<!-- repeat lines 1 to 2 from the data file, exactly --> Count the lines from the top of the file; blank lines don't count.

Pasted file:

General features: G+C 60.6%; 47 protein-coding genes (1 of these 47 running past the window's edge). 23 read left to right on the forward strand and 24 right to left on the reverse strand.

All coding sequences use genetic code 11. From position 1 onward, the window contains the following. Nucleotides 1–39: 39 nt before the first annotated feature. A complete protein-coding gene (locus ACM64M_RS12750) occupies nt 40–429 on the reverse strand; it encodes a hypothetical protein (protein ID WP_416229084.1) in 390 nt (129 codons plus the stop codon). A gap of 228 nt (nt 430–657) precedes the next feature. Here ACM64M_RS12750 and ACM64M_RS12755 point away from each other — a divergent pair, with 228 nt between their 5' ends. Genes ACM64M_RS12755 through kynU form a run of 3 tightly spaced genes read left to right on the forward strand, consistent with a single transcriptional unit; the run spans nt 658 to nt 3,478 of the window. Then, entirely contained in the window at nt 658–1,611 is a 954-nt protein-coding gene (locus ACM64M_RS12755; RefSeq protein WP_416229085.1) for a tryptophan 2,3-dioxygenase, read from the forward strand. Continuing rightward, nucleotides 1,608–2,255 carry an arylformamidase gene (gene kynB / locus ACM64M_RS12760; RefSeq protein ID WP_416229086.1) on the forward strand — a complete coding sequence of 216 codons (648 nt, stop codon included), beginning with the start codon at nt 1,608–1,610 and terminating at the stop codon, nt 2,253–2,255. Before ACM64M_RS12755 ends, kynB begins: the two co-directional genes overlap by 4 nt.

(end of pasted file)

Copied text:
General features: G+C 60.6%; 47 protein-coding genes (1 of these 47 running past the window's edge). 23 read left to right on the forward strand and 24 right to left on the reverse strand.

All coding sequences use genetic code 11. From position 1 onward, the window contains the following. Nucleotides 1–39: 39 nt before the first annotated feature. A complete protein-coding gene (locus ACM64M_RS12750) occupies nt 40–429 on the reverse strand; it encodes a hypothetical protein (protein ID WP_416229084.1) in 390 nt (129 codons plus the stop codon). A gap of 228 nt (nt 430–657) precedes the next feature. Here ACM64M_RS12750 and ACM64M_RS12755 point away from each other — a divergent pair, with 228 nt between their 5' ends. Genes ACM64M_RS12755 through kynU form a run of 3 tightly spaced genes read left to right on the forward strand, consistent with a single transcriptional unit; the run spans nt 658 to nt 3,478 of the window. Then, entirely contained in the window at nt 658–1,611 is a 954-nt protein-coding gene (locus ACM64M_RS12755; RefSeq protein WP_416229085.1) for a tryptophan 2,3-dioxygenase, read from the forward strand. Continuing rightward, nucleotides 1,608–2,255 carry an arylformamidase gene (gene kynB / locus ACM64M_RS12760; RefSeq protein ID WP_416229086.1) on the forward strand — a complete coding sequence of 216 codons (648 nt, stop codon included), beginning with the start codon at nt 1,608–1,610 and terminating at the stop codon, nt 2,253–2,255. Before ACM64M_RS12755 ends, kynB begins: the two co-directional genes overlap by 4 nt.